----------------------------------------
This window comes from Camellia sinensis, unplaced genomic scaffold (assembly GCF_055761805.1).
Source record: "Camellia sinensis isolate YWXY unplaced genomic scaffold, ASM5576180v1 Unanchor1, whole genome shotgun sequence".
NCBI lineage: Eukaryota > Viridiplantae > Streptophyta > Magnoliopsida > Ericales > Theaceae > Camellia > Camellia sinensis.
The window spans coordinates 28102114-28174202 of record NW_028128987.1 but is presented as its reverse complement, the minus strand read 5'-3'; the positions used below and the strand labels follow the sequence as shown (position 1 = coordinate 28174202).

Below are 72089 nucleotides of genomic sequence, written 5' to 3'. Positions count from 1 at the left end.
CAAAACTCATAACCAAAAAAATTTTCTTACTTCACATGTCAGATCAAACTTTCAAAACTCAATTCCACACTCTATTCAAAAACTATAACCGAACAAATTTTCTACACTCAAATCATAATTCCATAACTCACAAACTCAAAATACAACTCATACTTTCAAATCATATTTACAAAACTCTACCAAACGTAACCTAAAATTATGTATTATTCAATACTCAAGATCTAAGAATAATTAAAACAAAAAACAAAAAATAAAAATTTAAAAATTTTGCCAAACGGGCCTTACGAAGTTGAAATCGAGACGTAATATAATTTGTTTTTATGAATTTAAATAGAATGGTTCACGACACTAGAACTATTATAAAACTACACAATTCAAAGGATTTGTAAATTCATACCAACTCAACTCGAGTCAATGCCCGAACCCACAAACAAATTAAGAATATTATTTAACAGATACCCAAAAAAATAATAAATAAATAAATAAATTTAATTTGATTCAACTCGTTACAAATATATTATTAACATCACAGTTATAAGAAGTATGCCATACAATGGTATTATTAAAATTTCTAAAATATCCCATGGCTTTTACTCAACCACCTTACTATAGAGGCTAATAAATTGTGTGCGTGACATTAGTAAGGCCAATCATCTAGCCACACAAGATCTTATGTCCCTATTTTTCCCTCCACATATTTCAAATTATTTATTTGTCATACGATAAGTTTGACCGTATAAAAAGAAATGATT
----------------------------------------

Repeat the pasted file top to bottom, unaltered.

This window comes from Camellia sinensis, unplaced genomic scaffold (assembly GCF_055761805.1).
Source record: "Camellia sinensis isolate YWXY unplaced genomic scaffold, ASM5576180v1 Unanchor1, whole genome shotgun sequence".
NCBI lineage: Eukaryota > Viridiplantae > Streptophyta > Magnoliopsida > Ericales > Theaceae > Camellia > Camellia sinensis.
The window spans coordinates 28102114-28174202 of record NW_028128987.1 but is presented as its reverse complement, the minus strand read 5'-3'; the positions used below and the strand labels follow the sequence as shown (position 1 = coordinate 28174202).

Below are 72089 nucleotides of genomic sequence, written 5' to 3'. Positions count from 1 at the left end.
CAAAACTCATAACCAAAAAAATTTTCTTACTTCACATGTCAGATCAAACTTTCAAAACTCAATTCCACACTCTATTCAAAAACTATAACCGAACAAATTTTCTACACTCAAATCATAATTCCATAACTCACAAACTCAAAATACAACTCATACTTTCAAATCATATTTACAAAACTCTACCAAACGTAACCTAAAATTATGTATTATTCAATACTCAAGATCTAAGAATAATTAAAACAAAAAACAAAAAATAAAAATTTAAAAATTTTGCCAAACGGGCCTTACGAAGTTGAAATCGAGACGTAATATAATTTGTTTTTATGAATTTAAATAGAATGGTTCACGACACTAGAACTATTATAAAACTACACAATTCAAAGGATTTGTAAATTCATACCAACTCAACTCGAGTCAATGCCCGAACCCACAAACAAATTAAGAATATTATTTAACAGATACCCAAAAAAATAATAAATAAATAAATAAATTTAATTTGATTCAACTCGTTACAAATATATTATTAACATCACAGTTATAAGAAGTATGCCATACAATGGTATTATTAAAATTTCTAAAATATCCCATGGCTTTTACTCAACCACCTTACTATAGAGGCTAATAAATTGTGTGCGTGACATTAGTAAGGCCAATCATCTAGCCACACAAGATCTTATGTCCCTATTTTTCCCTCCACATATTTCAAATTATTTATTTGTCATACGATAAGTTTGACCGTATAAAAAGAAATGATT